The Day of Arafat is considered one of the most important days, not just of Hajj, but of the Islamic calendar. "Jabal al-Rahmah" Mount Mercy at Arafat was the scene of the Prophet Muhammad's final sermon. Elsewhere in the world, many Muslims choose to fast on this day.
Night stay at Muzdalifah on 10th of Dhu al Hijjah -  (Photo: Shutterstock/Alarabiya)

Night stay at Muzadalifah: After sunset, the pilgrims move to Muzadalifah (a town between Mina and Mt. Arafat) - 9 kilometres trip, where the first offer combined Maghrib and Isha prayers. And thereafter they spend the night praying and sleeping on the ground with open sky until Fajr prayers in preparation for the next day’s ritual of stoning the devil. Pilgrims collect up 49 pebbles of similar size for Rami (the act of throwing stones at three sites where the Satan had tried to dissuade Prophet Abraham, peace be upon him).

On the 10th day Dhu al-Hijjah, pilgrims leave for Makkah before sunset to do Tawaf al-Ifadah and Sa’iy and get back to Mina to perform Rami, Nahr and Halq. The 10th of Dhul-Hijjah is Eid al-Adha, a day celebrated by Muslims around the world as the greater of the two Muslim holidays.

Perform Rami in Mina

On the 11th and 12th days of Hajj, pilgrims must complete the stoning of the Devil or Rami. Before Sunrise, pilgrims head back to Mina and participate in a ritual known as ‘Stoning the devil’. Seven pebbles (of similar sizes) are thrown at a stone structure known as Jamrat al-Aqabah. This is an act carried out at noon on each day. All pilgrims are required to leave for Makkah before sunset on the 12th day of Dhu al-Hijjah. 

Rami is a symbolic stoning of the devil, based on historical tradition. When Allah told Abraham to sacrifice his son, the devil appeared at three different places in Mina and tried to dissuade Abraham from heeding the command. Abraham responded by throwing stones to ward him off.

Animal Sacrifice – Nahr: The culmination of the stoning ceremony calls for an animal sacrifice to commemorate the story of Prophet Ibrahim (Abraham) and his son Ismael [Read why Muslims sacrifice animals on Hajj / Eid al Adha]. For this pilgrims can purchase sacrifice voucher or a coupon, which states that a sacrifice has been made in their name. the sacrificial animal is either a lamb or a camel. The animal is butchered and its meat is packed and shipped to other Middle Eastern countries or is fed to the poor. However, those intending to sacrifice the animal themselves, can do so for which elaborate arrangements are made.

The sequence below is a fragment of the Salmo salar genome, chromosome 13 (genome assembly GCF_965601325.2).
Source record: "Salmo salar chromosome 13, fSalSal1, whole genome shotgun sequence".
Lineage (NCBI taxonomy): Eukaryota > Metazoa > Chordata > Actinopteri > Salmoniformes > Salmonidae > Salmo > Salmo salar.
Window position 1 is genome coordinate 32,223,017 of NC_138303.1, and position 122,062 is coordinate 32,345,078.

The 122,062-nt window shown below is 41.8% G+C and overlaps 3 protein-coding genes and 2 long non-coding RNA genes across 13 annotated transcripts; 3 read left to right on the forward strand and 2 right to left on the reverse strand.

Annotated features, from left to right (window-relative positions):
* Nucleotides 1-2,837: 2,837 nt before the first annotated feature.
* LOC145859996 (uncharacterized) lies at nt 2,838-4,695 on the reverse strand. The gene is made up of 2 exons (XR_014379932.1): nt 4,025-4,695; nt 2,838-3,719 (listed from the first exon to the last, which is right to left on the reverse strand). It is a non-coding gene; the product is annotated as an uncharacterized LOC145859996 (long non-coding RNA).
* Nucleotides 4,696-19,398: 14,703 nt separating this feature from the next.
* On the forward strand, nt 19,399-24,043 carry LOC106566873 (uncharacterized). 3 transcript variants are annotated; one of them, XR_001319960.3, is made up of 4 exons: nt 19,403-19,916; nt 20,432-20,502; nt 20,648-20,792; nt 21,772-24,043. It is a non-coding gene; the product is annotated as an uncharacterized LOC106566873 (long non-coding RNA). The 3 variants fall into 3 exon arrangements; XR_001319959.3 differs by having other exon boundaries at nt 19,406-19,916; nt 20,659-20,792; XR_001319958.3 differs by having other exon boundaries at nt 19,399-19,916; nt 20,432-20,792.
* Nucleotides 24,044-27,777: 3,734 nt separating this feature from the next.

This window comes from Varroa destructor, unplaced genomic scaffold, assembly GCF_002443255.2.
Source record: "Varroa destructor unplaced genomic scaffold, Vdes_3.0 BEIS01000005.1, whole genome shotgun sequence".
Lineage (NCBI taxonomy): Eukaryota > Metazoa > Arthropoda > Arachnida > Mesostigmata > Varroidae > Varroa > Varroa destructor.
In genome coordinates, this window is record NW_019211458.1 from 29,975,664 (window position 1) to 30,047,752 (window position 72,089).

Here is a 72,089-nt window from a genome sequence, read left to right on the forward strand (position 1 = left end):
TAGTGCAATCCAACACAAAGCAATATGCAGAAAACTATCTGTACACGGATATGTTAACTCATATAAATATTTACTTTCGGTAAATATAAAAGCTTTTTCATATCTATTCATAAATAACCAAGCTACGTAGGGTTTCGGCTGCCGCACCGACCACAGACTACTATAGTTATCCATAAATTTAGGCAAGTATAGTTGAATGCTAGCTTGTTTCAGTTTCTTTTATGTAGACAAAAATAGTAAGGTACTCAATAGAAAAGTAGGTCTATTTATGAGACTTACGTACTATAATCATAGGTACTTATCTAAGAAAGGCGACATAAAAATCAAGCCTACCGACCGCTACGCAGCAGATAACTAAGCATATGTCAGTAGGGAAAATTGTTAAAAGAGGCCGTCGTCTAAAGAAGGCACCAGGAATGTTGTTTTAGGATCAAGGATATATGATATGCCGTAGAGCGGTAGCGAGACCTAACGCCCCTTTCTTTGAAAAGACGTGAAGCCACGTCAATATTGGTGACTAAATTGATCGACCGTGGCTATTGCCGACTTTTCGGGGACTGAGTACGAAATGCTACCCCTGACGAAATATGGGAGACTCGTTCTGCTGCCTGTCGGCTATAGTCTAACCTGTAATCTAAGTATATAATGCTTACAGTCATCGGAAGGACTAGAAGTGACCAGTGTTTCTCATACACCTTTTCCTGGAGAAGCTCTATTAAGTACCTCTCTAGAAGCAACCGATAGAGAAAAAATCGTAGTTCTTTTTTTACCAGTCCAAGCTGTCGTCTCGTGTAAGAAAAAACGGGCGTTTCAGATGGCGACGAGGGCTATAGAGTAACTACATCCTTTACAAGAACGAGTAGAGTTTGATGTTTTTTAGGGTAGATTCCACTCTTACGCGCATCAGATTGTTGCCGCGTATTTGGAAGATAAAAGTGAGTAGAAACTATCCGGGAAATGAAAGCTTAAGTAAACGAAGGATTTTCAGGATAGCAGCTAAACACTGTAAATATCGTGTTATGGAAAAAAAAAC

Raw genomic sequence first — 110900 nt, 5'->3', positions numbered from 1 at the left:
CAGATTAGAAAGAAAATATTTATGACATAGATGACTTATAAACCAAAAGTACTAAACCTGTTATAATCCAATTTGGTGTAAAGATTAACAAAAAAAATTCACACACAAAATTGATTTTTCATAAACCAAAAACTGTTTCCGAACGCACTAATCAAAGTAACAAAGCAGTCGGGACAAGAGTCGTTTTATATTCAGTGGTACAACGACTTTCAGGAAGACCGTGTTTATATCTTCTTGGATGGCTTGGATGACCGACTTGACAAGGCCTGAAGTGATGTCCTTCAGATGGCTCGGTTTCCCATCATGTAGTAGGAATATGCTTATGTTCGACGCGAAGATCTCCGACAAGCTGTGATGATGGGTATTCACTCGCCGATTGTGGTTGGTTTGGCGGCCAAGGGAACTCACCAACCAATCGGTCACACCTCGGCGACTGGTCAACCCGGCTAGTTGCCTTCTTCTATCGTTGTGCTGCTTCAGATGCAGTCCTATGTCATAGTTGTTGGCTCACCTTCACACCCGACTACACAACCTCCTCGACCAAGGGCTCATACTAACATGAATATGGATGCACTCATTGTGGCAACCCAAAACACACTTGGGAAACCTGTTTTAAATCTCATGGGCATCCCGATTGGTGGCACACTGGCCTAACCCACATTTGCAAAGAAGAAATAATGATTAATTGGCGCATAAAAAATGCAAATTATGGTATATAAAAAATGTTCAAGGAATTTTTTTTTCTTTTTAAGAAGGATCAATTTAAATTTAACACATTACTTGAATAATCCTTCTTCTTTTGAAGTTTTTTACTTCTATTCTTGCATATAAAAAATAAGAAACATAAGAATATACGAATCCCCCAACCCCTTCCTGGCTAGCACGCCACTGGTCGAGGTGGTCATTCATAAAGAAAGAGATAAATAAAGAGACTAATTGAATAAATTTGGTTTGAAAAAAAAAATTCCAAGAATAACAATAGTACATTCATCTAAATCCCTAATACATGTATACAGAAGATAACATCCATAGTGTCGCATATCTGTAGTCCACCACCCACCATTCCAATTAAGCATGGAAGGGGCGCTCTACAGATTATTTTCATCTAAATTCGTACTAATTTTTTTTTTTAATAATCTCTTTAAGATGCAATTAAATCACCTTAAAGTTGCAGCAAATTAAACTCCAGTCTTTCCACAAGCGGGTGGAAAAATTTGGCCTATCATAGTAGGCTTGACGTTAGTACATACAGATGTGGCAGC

Halq (shaving the head) or Taqsir (clipping or shortening of the hair for men and women): Once the animal has been sacrificed, men should get their head completely shaved, or get their hair clipped. While women are forbidden to shave their heads and only allowed to have a lock or strand of their hair clipped. The act of cutting the hair symbolizes one’s detachment from physical appearances and complete subjection to Allah. Thereafter, pilgrims perform Tawaf and Sa’iy.
Stoning of the Devil [Photo: Amellie from Brisbane, Australia / Wikimedia Commons]

Repeat Stoning at Mina: After Sunset On the 11th and 12th day of Dhu al-Hijjah, the stoning ritual is repeated by throwing pebbles at two other monuments other than Jamrat al Aqabah, that is Jamrat Oolah (the first Jamrat) and Jamrat Wustah (middle Jamrat). Pilgrims face the Jamarah (main pillar), with the Mecca on their left and Mina on their right, stone it with seven small pebbles while reciting takbeer. 

Pilgrims may leave Mina for Mecca before sunset on the 12th. If unable to leave on the 12th before sunset or opt to stay at free will, they must perform the stoning ritual again on the 13th before returning to Makkah.

Perform the Farewell Tawaf "Tawaf al-Wadaa": On 13th of Dhu al Hijjah, the final step is the farewell Tawaf / Tawaf al-Wadaa. 'Wadaa' means 'to bid farewell', circumambulating the Kaaba anti-clockwise seven times and touching or kissing the Kaaba if possible. Pilgrims reflect on their experience and thank Allah for everything, while circumambulating the Kaaba. On completing the Tawaf, pilgrims can proceed to collect their belongings, leave Kaaba by setting their left foot out first and making supplications while doing so. This final step marks the end of Hajj rituals.

Journey to Medina: Most of the pilgrims after performing the Hajj, head towards Medina to pay homage to the most revered of the prophets, Muhammad (peace be upon him) and spend few to forty days. Though not a part of Hajj, pilgrims still choose to travel to the city of Medina and the Al-Masjid an-Nabawi (Mosque of the Prophet), which contains tomb of Prophet Muhammad (peace be upon him) The Quba Mosque and Masjid al-Qiblatayn are also usually visited.

We pray that all pilgrims present in Makkah at this time of the year may their presence be accepted and come back duly blessed with countless blessings of Allah. Aameen.

Please refer to our page: Dhu al-Hijja (ذُو ٱلْحِجَّة): The month of Pilgrimage - The Hajj to know more about Dhu al-Hijja and Hajj.

Photo | References: | 1 | 2 | 3 | 4 | 6 |